Hardiness: USDA Zone 8b: to -9.4 °C (15 °F) USDA Zone 9a: to -6.6 °C (20 °F) USDA Zone 9b: to -3.8 °C (25 °F) USDA Zone 10a: to -1.1 °C (30 °F) USDA Zone 10b: to 1.7 °C (35 °F) USDA Zone 11: above 4.5 °C (40 °F)
Sun Exposure: Full Sun Sun to Partial Shade Light Shade
Danger: Plant has spines or sharp edges; use extreme caution when handling
Bloom Color: Pink Violet/Lavender White/Near White
Other details: This plant is suitable for growing indoors Drought-tolerant; suitable for xeriscaping Average Water Needs; Water regularly; do not overwater Suitable for growing in containers
Soil pH requirements: 6.6 to 7.5 (neutral)
Patent Information: Non-patented
Propagation Methods: From woody stem cuttings Allow cut surface to callous over before planting From seed; direct sow after last frost
Seed Collecting: Allow unblemished fruit to ripen; clean and dry seeds Unblemished fruit must be significantly overripe before harvesting seed; clean and dry seeds Properly cleaned, seed can be successfully stored
On Sep 28, 2006, promethean_spar from Union City, CA wrote:
I've had one of these for about 10 years, it's now a 20" diameter cluster with about 20 heads. It handled several winters in Davis, CA, including some light snow, so it is at least good for all of zone 9.
Water tends to pool in their growth point, so they should be watered at the base and kept out of winter rains or they may rot. This happened to mine and I figured the mother plant would stop growing and just kick out babies, but the growth point actually re-generated in the calous and kept going.
This species is much nicer than the regular easter lilly cactus, Echinopsis oxygona, IMO.
On Aug 17, 2006, phrostyphish from Tuscaloosa, AL wrote:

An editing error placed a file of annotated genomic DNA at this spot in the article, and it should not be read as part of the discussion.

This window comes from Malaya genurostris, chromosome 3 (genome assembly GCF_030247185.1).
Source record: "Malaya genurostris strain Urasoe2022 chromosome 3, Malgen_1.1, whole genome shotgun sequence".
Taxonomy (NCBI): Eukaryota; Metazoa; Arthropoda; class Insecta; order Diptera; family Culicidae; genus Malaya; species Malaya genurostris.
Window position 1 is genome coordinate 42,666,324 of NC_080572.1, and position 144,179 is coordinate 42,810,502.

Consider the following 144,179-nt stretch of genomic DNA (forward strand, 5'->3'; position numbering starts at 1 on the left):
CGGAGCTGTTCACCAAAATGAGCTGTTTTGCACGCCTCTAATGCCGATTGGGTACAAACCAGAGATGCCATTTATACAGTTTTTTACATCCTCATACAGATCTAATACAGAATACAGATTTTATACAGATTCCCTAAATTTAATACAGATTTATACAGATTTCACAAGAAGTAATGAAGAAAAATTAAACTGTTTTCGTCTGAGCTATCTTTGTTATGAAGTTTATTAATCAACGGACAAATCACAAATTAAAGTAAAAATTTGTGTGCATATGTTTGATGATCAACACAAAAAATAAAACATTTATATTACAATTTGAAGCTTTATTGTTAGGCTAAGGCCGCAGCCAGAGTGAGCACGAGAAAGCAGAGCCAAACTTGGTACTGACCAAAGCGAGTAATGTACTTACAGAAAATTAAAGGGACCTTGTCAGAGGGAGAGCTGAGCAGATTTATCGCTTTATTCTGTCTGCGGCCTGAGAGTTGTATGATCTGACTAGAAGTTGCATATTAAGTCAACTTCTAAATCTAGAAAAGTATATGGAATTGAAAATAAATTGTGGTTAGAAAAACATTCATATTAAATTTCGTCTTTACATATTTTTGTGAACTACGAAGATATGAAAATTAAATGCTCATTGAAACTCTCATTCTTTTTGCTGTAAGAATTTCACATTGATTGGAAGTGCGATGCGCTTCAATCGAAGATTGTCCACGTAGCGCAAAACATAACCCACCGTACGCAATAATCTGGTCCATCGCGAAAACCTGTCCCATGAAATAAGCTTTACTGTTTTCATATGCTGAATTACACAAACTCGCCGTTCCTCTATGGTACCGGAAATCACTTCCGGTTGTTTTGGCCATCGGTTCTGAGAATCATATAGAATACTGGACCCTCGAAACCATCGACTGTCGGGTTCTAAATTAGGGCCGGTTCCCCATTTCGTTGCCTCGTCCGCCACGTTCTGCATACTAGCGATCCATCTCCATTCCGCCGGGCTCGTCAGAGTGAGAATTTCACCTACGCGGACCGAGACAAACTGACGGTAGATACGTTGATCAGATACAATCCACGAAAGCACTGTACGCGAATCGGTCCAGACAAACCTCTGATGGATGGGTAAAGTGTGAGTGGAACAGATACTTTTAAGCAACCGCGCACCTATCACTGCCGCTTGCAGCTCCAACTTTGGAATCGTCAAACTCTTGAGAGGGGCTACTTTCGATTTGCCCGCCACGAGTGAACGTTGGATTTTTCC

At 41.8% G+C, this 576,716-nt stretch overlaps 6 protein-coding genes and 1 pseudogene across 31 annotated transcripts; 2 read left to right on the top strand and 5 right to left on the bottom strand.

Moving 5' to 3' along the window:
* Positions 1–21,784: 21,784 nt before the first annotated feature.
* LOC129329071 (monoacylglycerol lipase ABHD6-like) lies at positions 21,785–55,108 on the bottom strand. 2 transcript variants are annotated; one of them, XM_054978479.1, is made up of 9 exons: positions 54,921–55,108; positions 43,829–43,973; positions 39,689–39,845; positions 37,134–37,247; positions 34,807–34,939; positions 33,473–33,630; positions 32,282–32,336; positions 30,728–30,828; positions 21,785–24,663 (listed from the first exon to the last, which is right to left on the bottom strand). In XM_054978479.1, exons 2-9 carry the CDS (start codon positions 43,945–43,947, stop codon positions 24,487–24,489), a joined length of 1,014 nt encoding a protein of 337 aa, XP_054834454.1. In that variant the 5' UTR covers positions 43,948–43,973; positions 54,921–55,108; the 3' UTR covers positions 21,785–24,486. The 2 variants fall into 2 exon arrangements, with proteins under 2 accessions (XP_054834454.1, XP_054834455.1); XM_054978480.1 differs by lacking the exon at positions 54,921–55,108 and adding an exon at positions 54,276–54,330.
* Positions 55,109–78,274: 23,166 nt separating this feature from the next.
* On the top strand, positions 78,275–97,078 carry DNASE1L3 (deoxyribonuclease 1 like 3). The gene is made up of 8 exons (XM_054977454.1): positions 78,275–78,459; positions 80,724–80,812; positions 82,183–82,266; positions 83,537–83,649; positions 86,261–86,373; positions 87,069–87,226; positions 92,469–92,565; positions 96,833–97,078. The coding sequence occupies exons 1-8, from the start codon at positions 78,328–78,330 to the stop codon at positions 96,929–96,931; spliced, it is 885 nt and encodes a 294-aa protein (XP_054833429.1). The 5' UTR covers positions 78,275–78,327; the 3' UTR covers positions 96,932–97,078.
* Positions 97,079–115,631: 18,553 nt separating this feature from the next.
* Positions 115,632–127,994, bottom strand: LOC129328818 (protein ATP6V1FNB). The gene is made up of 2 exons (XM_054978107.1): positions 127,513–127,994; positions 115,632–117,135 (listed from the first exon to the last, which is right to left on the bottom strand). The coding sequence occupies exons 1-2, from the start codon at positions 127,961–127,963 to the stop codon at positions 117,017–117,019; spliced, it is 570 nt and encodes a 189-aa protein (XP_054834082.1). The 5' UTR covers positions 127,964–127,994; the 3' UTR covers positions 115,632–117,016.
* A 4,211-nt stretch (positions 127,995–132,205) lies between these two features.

I live in central Alabama, and have grown these for around fifteen years. They've stayed on the east side of my house, on the edge of our carport. Receiving full sun in the morning and partial sun for the rest of the day, these cacti have thrived. Reading that they're hardy from about zone 10 southward, I laugh... these stayed outside all winter. Heck, they've never been brought indoors.
I've done nothing special - no fertilizing, no regular watering... heck, I mostly forgot about them until a friend wanted some and I ended up dividing one of the larger specimens. A few babies fell off during the process, so I just stuck them in some old pots with even older dirt.
That was back in March... it's now August here, and I've got my first blooms in fifteen years... only on one, but it's still a thrill to me. I never thought anything about them blooming until now. Picture is uploaded.
On Jul 22, 2004, nrgxtc from San Clemente, CA wrote:
Amazing beautiful flowers. They attract humming birds initially but I've never seen a humming bird come back for a second glance. In Redding, they bloom at night and last only about 24hours but in San Clemente, they last for about 3 days. They also bloom in SC from Easter time through late summer. If you let the blooms fall off on their own, you'll have more babies. If you don't take the babies off after they're a few years old, eventually, they suffocate the "Mother" plant. Some of my babies are about the size of romaine tomatoes and they still get full size blooms....Amazing!
This plant has been said to grow in the following regions:
, Catalina Foothills, Arizona Goodyear, Arizona Mesa, Arizona Phoenix, Arizona Sun Lakes, Arizona Tucson, Arizona Los Angeles, California Riverside, California Santa Rosa, California La Vergne, Tennessee Grape Creek, Texas